Promoting The Health And Wellbeing Health And Social Care Essay

‘Go for your life’ strategic plan 2006-2010 aims to promote healthy lifestyles, encourage physical activity and healthy eating, and prevent chronic diseases, Physical inactivity and poor nutrition are lifestyle factors that can cause obesity which can lead to chronic diseases which lead to an increase burden on the community. “Around the world, obesity has reached epidemic proportions, with more than one billion adults overweight and around 300 million of those adults clinically obese” (go for your life, 2006) ‘Go for your life’ is tackling the increasing rate of illness, obesity and chronic diseases by educating Victorians on the benefits of good nutrition and physical activity. This is done by creating a framework for action that includes activities for all people, from different stages of life; children, young people and their families, adults, seniors and members of high risk groups.

Children in the early years aged 0 to 5 and their families need to establish healthy eating and physical activity behaviors in the early years of a child’s life. As it is a very important step for preventing future nutrition and exercise related problems. As most eating and activity occurs with the family, it is crucial for parents to be able to provide for their children’s needs with an emphasis on health and wellbeing, beginning with breastfeeding. Early childhood settings offer significant potential to improve the physical activity and healthy eating of young children in their care.

Maternal and child health workers can provide information to parents/carers to assist them with activities they can do with their children to promote health and wellbeing. Early childhood staff like child care workers, school and preschool teachers need to have the knowledge, confidence and skills to promote culturally and age-appropriate healthy eating and physical activity to children while in their care and, where possible, to their parents/carers to further promote a healthy lifestyle.

Young people aged 5 to 18 and their families have a better understanding of physical activity and good eating habits of school-aged young people. Young Victorians aged five to 18 years spend a considerable amount of their time in education, sport and recreational and primary care settings, teachers and family need to model culturally and age appropriate healthy eating and physical activity habits to young people.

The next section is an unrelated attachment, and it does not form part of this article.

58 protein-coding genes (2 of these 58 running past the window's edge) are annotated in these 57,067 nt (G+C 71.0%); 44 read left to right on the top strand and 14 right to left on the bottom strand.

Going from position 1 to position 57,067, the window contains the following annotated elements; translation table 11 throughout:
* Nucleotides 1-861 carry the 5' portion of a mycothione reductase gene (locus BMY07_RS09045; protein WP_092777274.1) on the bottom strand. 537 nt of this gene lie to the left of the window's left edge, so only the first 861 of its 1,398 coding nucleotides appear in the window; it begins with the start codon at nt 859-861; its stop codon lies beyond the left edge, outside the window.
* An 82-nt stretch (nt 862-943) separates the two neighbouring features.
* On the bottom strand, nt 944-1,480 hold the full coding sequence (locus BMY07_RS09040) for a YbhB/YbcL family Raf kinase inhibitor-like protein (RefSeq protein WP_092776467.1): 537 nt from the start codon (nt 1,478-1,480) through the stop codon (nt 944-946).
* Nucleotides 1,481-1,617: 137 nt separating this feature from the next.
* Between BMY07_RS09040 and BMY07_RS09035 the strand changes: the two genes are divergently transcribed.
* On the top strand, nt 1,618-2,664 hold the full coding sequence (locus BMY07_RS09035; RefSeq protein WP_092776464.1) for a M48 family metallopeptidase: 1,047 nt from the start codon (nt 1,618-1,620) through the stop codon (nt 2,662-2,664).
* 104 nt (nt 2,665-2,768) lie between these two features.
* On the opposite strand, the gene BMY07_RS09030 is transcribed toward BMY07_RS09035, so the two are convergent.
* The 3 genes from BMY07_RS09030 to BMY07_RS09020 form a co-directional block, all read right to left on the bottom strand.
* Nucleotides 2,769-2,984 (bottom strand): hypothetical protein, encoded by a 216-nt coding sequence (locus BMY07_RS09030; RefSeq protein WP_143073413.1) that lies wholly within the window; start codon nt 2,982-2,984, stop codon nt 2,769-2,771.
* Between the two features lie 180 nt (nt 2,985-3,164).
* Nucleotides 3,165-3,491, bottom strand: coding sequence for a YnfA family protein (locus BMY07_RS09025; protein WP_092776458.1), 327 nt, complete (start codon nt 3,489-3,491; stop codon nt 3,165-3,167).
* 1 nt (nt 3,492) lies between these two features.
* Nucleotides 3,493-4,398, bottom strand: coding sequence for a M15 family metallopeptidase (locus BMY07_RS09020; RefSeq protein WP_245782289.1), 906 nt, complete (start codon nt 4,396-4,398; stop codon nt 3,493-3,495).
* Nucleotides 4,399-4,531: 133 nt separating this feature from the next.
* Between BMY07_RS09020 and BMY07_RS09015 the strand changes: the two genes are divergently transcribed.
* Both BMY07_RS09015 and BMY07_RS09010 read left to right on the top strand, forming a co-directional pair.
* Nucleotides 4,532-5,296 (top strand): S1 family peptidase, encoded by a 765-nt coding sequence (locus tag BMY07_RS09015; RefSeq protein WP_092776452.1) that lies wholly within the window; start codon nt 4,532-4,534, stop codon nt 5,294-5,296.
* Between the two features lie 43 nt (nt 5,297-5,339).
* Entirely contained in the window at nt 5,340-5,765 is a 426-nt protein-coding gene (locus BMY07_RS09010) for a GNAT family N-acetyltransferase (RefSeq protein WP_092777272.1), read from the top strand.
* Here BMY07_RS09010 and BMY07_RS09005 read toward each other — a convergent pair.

Adults – as parents, workers and members of

Communities are urged to improve the eating and activity behavior of other adults by promoting active healthy lifestyles.

Senior Victorians can protect themselves against a range of diseases, including some chronic diseases, by sustaining a healthy lifestyle that includes a range of physical activities and good nutrition. While recognising that Senior Victorians may have widely different lifestyles and experiences, older people can gain greater knowledge, confidence and skills in healthy eating and active living. Aged care workers and those that work/care for the elderly need to ensure that they have the knowledge and confidence to keep the elderly active and have a healthy diet.

Certain groups in the community have a greater burden of disease and experience higher rates of poor nutrition, lack of physical activity, overweight and obesity and associated chronic diseases. These groups include people with a low socio-economic status, Indigenous Victorians, men, people who have a disability, people from different cultures who have English as their second language. People who fall in these groups need to be better educated to gain the skills to change their behavior in order to lead a healthy and active lifestyle and decrease their prevalence of developing a chronic disease in the long run.